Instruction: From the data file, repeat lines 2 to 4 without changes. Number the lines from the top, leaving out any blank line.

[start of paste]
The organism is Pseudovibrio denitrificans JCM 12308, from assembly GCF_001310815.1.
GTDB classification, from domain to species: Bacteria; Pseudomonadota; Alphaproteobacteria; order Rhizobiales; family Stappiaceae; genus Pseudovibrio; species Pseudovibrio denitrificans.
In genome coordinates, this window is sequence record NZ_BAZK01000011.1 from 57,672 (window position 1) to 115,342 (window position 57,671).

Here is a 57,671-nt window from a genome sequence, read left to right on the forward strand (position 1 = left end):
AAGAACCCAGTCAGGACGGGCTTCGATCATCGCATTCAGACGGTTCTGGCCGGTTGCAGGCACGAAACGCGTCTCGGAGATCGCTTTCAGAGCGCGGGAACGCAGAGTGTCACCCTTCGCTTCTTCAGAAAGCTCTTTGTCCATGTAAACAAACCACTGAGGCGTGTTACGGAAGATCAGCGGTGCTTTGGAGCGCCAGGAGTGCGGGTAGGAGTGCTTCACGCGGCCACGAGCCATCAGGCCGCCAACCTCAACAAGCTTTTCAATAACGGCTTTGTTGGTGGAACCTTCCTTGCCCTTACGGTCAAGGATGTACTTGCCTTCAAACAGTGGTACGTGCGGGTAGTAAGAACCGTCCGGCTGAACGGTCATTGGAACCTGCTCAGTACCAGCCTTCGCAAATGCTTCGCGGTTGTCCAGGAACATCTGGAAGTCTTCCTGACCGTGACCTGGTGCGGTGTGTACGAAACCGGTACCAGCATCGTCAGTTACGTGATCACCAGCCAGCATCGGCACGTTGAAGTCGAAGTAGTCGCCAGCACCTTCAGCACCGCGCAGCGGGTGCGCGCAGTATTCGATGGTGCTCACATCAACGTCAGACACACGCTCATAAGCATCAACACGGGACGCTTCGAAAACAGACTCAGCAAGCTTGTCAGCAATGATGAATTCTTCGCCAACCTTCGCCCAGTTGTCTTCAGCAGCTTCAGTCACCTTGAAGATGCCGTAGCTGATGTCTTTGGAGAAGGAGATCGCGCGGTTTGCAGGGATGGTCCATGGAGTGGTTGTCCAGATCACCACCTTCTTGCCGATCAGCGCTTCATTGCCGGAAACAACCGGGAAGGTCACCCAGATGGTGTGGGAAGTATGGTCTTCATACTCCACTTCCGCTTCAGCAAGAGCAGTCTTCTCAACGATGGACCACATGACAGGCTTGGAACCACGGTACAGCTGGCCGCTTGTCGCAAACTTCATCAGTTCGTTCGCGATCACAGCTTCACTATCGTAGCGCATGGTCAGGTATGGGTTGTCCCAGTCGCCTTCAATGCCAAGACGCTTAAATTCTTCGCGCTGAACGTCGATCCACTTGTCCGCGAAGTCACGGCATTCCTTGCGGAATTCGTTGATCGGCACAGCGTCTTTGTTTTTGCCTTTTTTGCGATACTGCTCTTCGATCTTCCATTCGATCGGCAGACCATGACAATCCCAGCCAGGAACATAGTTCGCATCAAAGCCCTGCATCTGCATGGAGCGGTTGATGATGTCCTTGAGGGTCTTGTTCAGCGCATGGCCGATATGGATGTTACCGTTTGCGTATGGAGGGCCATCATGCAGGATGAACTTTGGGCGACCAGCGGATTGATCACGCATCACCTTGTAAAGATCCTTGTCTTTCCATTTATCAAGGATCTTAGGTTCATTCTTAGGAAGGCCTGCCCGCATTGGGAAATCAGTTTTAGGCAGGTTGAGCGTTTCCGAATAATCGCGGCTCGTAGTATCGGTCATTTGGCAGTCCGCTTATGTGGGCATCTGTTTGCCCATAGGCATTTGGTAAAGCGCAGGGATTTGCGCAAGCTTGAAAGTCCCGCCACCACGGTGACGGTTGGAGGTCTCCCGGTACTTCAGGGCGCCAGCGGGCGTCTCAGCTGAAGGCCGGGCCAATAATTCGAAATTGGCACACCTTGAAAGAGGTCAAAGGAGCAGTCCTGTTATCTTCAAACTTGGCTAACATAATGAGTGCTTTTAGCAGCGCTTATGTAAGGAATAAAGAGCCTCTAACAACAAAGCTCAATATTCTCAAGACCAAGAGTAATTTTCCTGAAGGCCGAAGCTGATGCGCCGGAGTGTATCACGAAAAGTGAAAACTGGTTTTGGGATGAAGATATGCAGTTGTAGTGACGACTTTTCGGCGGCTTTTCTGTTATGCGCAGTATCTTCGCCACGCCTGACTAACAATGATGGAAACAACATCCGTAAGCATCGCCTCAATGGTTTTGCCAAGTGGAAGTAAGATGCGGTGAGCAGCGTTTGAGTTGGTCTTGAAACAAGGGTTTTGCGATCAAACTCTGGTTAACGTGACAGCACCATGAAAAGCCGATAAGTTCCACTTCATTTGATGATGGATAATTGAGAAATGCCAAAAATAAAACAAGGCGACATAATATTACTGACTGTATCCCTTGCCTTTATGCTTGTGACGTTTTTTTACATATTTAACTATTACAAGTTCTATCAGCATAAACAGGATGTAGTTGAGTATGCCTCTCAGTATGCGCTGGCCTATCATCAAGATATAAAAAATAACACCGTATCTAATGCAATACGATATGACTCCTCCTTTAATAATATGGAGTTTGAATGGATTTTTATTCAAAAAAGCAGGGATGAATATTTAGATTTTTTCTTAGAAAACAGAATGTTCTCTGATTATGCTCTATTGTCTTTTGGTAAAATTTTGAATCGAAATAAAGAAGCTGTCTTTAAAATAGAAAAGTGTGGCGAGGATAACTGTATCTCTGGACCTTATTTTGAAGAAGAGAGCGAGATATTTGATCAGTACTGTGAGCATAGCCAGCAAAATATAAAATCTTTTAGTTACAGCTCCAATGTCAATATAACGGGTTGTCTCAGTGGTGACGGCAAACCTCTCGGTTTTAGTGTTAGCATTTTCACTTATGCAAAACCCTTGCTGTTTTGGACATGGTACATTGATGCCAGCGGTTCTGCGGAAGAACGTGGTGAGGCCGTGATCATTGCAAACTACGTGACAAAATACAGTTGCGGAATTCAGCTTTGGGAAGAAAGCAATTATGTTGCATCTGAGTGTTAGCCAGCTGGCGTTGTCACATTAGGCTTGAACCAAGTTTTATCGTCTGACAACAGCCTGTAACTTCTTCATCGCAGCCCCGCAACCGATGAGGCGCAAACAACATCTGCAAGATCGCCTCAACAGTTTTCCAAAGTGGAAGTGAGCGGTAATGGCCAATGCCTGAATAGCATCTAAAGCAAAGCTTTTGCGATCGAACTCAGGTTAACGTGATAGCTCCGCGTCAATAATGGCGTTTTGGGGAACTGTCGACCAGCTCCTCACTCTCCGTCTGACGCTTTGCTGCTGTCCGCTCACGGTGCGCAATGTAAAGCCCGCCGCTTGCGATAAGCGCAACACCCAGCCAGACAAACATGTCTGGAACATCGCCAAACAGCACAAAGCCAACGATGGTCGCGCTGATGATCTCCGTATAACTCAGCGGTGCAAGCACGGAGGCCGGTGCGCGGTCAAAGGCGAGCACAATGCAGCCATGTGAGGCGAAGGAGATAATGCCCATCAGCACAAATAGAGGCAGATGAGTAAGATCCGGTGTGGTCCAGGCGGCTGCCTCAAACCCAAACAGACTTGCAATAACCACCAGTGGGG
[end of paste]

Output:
GTDB classification, from domain to species: Bacteria; Pseudomonadota; Alphaproteobacteria; order Rhizobiales; family Stappiaceae; genus Pseudovibrio; species Pseudovibrio denitrificans.
In genome coordinates, this window is sequence record NZ_BAZK01000011.1 from 57,672 (window position 1) to 115,342 (window position 57,671).

Here is a 57,671-nt window from a genome sequence, read left to right on the forward strand (position 1 = left end):